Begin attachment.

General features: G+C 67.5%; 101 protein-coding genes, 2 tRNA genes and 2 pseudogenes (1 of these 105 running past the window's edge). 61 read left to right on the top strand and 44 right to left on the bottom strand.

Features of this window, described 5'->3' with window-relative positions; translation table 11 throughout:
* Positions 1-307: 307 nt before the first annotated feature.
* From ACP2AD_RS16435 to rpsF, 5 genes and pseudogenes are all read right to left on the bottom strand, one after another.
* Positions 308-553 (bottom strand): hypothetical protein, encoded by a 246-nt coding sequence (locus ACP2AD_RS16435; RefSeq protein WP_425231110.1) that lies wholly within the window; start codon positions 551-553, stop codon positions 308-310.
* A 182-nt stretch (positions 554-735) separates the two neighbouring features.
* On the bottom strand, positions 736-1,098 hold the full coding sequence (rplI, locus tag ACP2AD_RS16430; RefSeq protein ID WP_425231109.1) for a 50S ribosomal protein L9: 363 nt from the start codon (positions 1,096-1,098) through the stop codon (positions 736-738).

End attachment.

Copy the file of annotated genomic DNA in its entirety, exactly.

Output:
General features: G+C 67.5%; 101 protein-coding genes, 2 tRNA genes and 2 pseudogenes (1 of these 105 running past the window's edge). 61 read left to right on the top strand and 44 right to left on the bottom strand.

Features of this window, described 5'->3' with window-relative positions; translation table 11 throughout:
* Positions 1-307: 307 nt before the first annotated feature.
* From ACP2AD_RS16435 to rpsF, 5 genes and pseudogenes are all read right to left on the bottom strand, one after another.
* Positions 308-553 (bottom strand): hypothetical protein, encoded by a 246-nt coding sequence (locus ACP2AD_RS16435; RefSeq protein WP_425231110.1) that lies wholly within the window; start codon positions 551-553, stop codon positions 308-310.
* A 182-nt stretch (positions 554-735) separates the two neighbouring features.
* On the bottom strand, positions 736-1,098 hold the full coding sequence (rplI, locus tag ACP2AD_RS16430; RefSeq protein ID WP_425231109.1) for a 50S ribosomal protein L9: 363 nt from the start codon (positions 1,096-1,098) through the stop codon (positions 736-738).